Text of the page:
Government Intervention in labor relations, notably through the National Labor Relations Board (NLRB), has recently been scrutinized. Critics like the U.S. Chamber of Commerce argue that the NLRB’s active promotion of union activities may be overstepping its bounds and disrupting the balance in labor relations.
The Biden administration provides other support as well. Last week, Blue Bird Corporation workers, an electric bus manufacturer based in Fort Valley, Georgia, voted 697 to 435 to join the United Steelworkers. Several federal programs funded the plant’s construction in the Deep South and included language to incentivize unionization by requiring neutrality and card check.
NLRB’s Active Role
The NLRB has shown support for union organizing, even leading to instances where it has tripped over itself in this pursuit. A perfect example is its fervent backing of the Service Employees International Union (SEIU), one of the largest unions in the U.S.
The Board has also been instrumental in returning to traditional standards for evaluating employee misconduct during protected concerted activity.
Simultaneously, the NLRB raised the bar to discipline workers for ‘abusive’ conduct, making it harder for employers to penalize workers based on subjective interpretations of their behavior. This opens the door to employers being forced to tolerate egregious behavior in the workplace.
Shifts in Legislation and Rules
New regulations and decisions around joint employer status will have significant implications for businesses, especially in the tech industry and those relying on franchising or subcontracting, such as McDonald’s. Recently, McDonald’s lost a bid to remove an NLRB member from a crucial joint employer case.
The government has also been considering measures to strengthen independent worker action, with an antitrust shield gaining momentum.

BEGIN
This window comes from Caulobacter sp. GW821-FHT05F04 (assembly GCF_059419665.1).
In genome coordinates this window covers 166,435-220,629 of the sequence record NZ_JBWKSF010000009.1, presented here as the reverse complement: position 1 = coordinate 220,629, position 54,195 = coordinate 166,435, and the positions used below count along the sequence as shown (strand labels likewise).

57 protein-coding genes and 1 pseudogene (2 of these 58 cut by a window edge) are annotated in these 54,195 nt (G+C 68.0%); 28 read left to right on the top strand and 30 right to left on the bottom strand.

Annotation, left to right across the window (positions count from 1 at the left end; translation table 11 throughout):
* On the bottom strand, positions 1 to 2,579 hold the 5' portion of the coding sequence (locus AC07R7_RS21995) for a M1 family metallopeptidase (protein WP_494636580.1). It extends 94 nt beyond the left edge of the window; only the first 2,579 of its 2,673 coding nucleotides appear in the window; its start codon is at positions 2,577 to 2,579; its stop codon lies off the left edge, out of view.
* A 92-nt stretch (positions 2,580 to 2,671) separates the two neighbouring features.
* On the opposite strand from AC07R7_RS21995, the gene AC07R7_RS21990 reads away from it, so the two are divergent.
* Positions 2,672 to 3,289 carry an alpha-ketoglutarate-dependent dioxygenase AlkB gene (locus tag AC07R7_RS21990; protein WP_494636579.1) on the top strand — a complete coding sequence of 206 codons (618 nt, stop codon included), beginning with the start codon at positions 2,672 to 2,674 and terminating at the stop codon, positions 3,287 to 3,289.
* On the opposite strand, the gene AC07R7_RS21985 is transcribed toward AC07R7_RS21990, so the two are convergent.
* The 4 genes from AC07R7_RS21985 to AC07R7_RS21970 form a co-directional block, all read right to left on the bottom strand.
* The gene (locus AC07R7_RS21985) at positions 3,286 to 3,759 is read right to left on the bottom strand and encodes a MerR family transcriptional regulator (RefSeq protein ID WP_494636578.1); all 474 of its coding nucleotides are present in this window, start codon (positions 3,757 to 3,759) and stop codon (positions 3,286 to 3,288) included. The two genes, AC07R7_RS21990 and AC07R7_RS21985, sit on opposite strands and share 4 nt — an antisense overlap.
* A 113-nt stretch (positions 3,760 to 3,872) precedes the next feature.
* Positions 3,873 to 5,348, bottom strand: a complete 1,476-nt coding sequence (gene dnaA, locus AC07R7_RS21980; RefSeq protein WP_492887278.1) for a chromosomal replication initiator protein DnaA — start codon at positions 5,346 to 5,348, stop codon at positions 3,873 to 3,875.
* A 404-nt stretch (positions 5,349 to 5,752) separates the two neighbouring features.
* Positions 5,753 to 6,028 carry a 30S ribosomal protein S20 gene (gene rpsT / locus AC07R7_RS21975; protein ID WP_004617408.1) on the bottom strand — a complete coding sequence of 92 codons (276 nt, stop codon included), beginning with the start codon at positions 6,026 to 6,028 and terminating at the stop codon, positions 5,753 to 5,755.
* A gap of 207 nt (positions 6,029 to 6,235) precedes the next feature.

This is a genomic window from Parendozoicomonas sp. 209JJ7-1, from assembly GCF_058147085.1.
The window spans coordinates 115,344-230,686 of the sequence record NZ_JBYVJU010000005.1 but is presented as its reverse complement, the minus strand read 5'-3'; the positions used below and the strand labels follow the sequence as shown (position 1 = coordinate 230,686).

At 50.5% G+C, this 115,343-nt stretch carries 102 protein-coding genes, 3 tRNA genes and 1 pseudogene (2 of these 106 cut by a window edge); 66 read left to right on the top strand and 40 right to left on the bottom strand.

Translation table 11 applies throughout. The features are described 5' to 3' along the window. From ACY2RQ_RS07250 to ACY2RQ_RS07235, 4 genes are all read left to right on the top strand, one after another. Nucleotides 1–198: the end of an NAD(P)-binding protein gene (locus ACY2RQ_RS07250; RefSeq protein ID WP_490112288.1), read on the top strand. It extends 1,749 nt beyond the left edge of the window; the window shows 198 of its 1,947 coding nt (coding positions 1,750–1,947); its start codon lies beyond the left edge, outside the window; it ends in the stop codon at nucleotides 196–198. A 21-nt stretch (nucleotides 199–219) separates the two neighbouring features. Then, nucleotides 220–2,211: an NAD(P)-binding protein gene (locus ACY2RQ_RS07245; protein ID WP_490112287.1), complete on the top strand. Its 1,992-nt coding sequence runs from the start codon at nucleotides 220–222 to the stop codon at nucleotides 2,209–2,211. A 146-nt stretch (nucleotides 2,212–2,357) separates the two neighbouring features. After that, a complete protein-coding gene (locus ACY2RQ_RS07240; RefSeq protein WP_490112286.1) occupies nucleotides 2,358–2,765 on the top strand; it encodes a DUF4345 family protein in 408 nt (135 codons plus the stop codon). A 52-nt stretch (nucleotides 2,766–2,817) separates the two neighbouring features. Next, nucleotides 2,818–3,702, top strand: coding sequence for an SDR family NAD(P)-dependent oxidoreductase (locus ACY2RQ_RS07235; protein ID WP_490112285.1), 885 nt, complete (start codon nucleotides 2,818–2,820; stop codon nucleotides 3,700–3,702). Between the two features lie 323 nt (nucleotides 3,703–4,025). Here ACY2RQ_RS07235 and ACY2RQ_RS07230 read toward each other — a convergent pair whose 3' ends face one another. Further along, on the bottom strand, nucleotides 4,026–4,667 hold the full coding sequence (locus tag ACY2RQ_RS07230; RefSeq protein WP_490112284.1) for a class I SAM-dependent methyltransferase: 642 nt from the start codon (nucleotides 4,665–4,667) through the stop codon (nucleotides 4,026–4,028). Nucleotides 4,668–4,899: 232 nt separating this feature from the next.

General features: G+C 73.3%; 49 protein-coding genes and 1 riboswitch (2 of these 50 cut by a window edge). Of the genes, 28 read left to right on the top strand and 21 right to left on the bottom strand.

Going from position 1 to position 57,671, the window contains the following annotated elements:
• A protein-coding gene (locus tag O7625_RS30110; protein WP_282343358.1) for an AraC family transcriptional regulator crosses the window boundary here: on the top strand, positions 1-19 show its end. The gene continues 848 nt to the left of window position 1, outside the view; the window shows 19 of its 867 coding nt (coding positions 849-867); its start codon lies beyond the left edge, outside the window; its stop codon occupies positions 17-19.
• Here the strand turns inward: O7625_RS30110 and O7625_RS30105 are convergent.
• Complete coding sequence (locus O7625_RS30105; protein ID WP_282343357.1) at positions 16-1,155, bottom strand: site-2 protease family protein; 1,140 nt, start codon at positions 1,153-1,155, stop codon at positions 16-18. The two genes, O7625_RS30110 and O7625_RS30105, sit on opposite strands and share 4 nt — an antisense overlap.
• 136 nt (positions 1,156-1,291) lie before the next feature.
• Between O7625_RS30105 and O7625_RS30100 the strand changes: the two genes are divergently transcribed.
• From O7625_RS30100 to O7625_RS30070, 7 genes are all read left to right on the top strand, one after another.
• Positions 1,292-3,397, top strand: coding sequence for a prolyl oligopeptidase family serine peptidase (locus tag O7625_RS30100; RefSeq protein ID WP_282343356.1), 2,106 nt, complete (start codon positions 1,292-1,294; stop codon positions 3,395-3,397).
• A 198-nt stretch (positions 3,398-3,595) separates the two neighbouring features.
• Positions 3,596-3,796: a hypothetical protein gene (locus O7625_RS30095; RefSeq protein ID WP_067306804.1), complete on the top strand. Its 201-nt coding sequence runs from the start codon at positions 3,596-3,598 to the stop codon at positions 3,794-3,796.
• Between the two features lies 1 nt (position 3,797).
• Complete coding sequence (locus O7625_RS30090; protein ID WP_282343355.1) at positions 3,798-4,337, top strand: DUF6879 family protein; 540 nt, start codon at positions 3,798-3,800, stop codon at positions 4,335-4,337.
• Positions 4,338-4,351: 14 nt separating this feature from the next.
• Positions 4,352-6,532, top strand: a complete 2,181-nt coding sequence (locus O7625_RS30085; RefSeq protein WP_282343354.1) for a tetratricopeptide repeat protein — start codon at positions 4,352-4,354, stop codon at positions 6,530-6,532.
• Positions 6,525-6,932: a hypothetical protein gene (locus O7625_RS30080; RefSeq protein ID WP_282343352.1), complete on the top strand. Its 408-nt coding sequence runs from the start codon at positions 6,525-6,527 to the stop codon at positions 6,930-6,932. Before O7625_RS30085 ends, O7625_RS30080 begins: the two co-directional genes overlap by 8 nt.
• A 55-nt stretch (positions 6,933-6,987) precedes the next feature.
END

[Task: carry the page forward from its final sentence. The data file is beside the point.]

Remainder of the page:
A significant victory for organized labor came when Michigan repealed its ‘Right-To-Work’ law. This repeal represents a noteworthy shift in labor policy and could boost union membership in the state.
Surveillance and Workers’ Rights
In an era where employee monitoring is on the rise, the NLRB has focused on the conditions under which video cameras can create an ‘unlawful impression of surveillance.’ This is driven mainly by General Counsel Jennifer Abruzzo, raising scrutiny by the NLRB on employers and their use of cameras and other work monitoring technology.
Remedies and Employee Rights
Enhanced remedies may now apply to bad-faith bargaining, with the NLRB detailing potential remedies for repeated or egregious misconduct. This approach signals that the Board continues to follow its trend of increasingly punitive and extraordinary remedies imposed on employers.
The NLRB also seeks to ban so-called captive audience meetings, where employers hold mandatory meetings to dissuade employees from unionizing, which GC Abruzzo has encouraged the board to find unlawful.
However, it’s not all smooth sailing. Recently, the agency has faced criticism and investigation, notably from Congressman Comer, into the NLRB Inspector General’s alleged efforts to obstruct Congressional oversight.
The Future of Unions and the NLRB
Republicans have introduced potential labor law reform through the Employee Rights Act, but it is unlikely to go anywhere in Congress. The role of government incentive programs and the NLRB in shaping the future of union organizing will continue to evolve.